How to Use Operators with Strings in Java Programming

Operator + with strings

You have used the operator + with numbers. When you use + with numbers, the result is also a number. However, if you use operator + with strings, it concatenates them e.g.

5 + 6 results in to 11.
“5” + “6” results in to “56”.
“17” + “A, V. Vihar” result in to “17 A, V. Vihar”
“abc” + “123” results in to “abc 123”
“” + 5 + “xyz” results in to “5xyz”
“” + 5 results in to “5”

(In above two expressions Java would internally convert 5 in to “5” first and then concatenate with “xyz” and “” respectively.)

Increment/Decrement Operators (++, --)

Java includes two useful operators not generally found in other computer languages (expect C and C++). These are the increment and decrement operators, ++ and --. The operators ++ adds 1 to its operand, and – subtracts one.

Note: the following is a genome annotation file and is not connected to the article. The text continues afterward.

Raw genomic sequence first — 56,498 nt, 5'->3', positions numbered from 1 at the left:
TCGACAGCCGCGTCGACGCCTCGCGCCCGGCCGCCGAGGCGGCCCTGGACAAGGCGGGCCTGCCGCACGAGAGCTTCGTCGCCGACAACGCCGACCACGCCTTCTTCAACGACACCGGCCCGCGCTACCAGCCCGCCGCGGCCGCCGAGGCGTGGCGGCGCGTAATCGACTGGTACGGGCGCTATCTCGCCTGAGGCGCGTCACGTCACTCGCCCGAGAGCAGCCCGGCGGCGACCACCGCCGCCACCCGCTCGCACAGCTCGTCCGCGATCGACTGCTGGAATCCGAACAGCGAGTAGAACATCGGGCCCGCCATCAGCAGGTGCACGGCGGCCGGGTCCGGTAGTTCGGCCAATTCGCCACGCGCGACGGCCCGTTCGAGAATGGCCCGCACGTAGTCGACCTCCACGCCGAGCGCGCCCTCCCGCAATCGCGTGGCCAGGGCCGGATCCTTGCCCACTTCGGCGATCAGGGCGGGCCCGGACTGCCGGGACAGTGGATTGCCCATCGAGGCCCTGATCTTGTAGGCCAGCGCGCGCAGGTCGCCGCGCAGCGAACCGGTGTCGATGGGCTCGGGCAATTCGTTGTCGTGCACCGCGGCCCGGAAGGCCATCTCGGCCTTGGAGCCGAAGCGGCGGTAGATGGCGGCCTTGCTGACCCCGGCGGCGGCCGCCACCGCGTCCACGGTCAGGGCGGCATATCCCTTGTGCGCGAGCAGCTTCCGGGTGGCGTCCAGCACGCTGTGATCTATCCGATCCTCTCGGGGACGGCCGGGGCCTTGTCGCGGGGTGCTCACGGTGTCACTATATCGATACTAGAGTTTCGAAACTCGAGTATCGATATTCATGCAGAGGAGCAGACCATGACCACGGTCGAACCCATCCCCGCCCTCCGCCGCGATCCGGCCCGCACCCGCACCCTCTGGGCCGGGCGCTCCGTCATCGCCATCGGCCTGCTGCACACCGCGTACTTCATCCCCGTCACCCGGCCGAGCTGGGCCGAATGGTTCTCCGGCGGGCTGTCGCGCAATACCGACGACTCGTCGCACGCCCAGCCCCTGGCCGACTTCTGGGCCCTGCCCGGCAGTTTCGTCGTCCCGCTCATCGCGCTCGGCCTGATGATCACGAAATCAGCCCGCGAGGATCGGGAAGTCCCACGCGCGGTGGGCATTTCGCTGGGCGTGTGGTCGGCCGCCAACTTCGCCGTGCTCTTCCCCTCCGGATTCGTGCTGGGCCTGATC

In other words,
a = a + 1;
is the same as
++a ; or a++;
a = a – 1
is the same as
--a ; or a --;

However, both the increment and decrements come in to two varieties: they may either precede of=r fallow the operand. The prefix version comes before the operand (as in ++ a or -- a) and the post-fix version comes after the operand (as in a++ or a--). The two version have the same effect upon the operand, but they differ when they take place in an expression.


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